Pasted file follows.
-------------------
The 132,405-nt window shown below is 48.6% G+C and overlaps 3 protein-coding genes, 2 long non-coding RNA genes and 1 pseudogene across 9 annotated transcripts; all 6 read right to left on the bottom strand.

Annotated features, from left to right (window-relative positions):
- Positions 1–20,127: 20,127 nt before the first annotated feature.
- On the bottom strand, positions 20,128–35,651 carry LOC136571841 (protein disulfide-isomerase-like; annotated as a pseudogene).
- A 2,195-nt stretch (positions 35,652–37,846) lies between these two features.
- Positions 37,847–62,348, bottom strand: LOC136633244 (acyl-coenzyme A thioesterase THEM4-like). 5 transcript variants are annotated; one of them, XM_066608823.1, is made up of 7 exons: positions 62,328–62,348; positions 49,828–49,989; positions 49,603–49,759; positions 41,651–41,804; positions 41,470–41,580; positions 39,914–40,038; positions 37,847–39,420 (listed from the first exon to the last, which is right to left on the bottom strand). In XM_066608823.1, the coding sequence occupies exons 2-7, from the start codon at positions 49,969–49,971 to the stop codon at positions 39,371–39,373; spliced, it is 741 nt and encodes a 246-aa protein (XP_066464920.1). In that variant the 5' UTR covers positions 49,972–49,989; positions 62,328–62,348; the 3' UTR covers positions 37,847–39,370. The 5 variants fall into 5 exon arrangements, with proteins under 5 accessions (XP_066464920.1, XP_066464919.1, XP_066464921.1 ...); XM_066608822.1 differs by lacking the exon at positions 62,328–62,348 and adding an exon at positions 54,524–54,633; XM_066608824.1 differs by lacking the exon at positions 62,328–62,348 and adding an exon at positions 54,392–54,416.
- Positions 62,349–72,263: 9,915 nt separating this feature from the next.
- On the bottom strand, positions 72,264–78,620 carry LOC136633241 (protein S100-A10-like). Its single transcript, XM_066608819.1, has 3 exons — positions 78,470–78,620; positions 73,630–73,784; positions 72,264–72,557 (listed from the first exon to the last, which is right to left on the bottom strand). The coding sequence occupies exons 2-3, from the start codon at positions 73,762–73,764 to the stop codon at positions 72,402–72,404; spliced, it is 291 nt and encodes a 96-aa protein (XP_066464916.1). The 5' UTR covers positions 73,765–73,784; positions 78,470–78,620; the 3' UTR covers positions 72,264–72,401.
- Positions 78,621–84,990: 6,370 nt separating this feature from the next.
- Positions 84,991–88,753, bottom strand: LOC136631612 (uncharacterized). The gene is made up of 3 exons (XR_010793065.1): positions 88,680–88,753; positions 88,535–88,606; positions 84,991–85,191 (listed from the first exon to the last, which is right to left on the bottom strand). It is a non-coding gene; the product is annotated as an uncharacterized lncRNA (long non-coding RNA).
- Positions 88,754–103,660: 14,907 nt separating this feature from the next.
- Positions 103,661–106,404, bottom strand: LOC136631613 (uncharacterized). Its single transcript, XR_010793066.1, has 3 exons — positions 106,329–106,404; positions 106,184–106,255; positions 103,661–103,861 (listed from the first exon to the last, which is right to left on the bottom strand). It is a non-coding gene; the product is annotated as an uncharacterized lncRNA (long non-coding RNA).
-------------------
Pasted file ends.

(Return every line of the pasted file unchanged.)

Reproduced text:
The 132,405-nt window shown below is 48.6% G+C and overlaps 3 protein-coding genes, 2 long non-coding RNA genes and 1 pseudogene across 9 annotated transcripts; all 6 read right to left on the bottom strand.

Annotated features, from left to right (window-relative positions):
- Positions 1–20,127: 20,127 nt before the first annotated feature.
- On the bottom strand, positions 20,128–35,651 carry LOC136571841 (protein disulfide-isomerase-like; annotated as a pseudogene).
- A 2,195-nt stretch (positions 35,652–37,846) lies between these two features.
- Positions 37,847–62,348, bottom strand: LOC136633244 (acyl-coenzyme A thioesterase THEM4-like). 5 transcript variants are annotated; one of them, XM_066608823.1, is made up of 7 exons: positions 62,328–62,348; positions 49,828–49,989; positions 49,603–49,759; positions 41,651–41,804; positions 41,470–41,580; positions 39,914–40,038; positions 37,847–39,420 (listed from the first exon to the last, which is right to left on the bottom strand). In XM_066608823.1, the coding sequence occupies exons 2-7, from the start codon at positions 49,969–49,971 to the stop codon at positions 39,371–39,373; spliced, it is 741 nt and encodes a 246-aa protein (XP_066464920.1). In that variant the 5' UTR covers positions 49,972–49,989; positions 62,328–62,348; the 3' UTR covers positions 37,847–39,370. The 5 variants fall into 5 exon arrangements, with proteins under 5 accessions (XP_066464920.1, XP_066464919.1, XP_066464921.1 ...); XM_066608822.1 differs by lacking the exon at positions 62,328–62,348 and adding an exon at positions 54,524–54,633; XM_066608824.1 differs by lacking the exon at positions 62,328–62,348 and adding an exon at positions 54,392–54,416.
- Positions 62,349–72,263: 9,915 nt separating this feature from the next.
- On the bottom strand, positions 72,264–78,620 carry LOC136633241 (protein S100-A10-like). Its single transcript, XM_066608819.1, has 3 exons — positions 78,470–78,620; positions 73,630–73,784; positions 72,264–72,557 (listed from the first exon to the last, which is right to left on the bottom strand). The coding sequence occupies exons 2-3, from the start codon at positions 73,762–73,764 to the stop codon at positions 72,402–72,404; spliced, it is 291 nt and encodes a 96-aa protein (XP_066464916.1). The 5' UTR covers positions 73,765–73,784; positions 78,470–78,620; the 3' UTR covers positions 72,264–72,401.
- Positions 78,621–84,990: 6,370 nt separating this feature from the next.
- Positions 84,991–88,753, bottom strand: LOC136631612 (uncharacterized). The gene is made up of 3 exons (XR_010793065.1): positions 88,680–88,753; positions 88,535–88,606; positions 84,991–85,191 (listed from the first exon to the last, which is right to left on the bottom strand). It is a non-coding gene; the product is annotated as an uncharacterized lncRNA (long non-coding RNA).
- Positions 88,754–103,660: 14,907 nt separating this feature from the next.
- Positions 103,661–106,404, bottom strand: LOC136631613 (uncharacterized). Its single transcript, XR_010793066.1, has 3 exons — positions 106,329–106,404; positions 106,184–106,255; positions 103,661–103,861 (listed from the first exon to the last, which is right to left on the bottom strand). It is a non-coding gene; the product is annotated as an uncharacterized lncRNA (long non-coding RNA).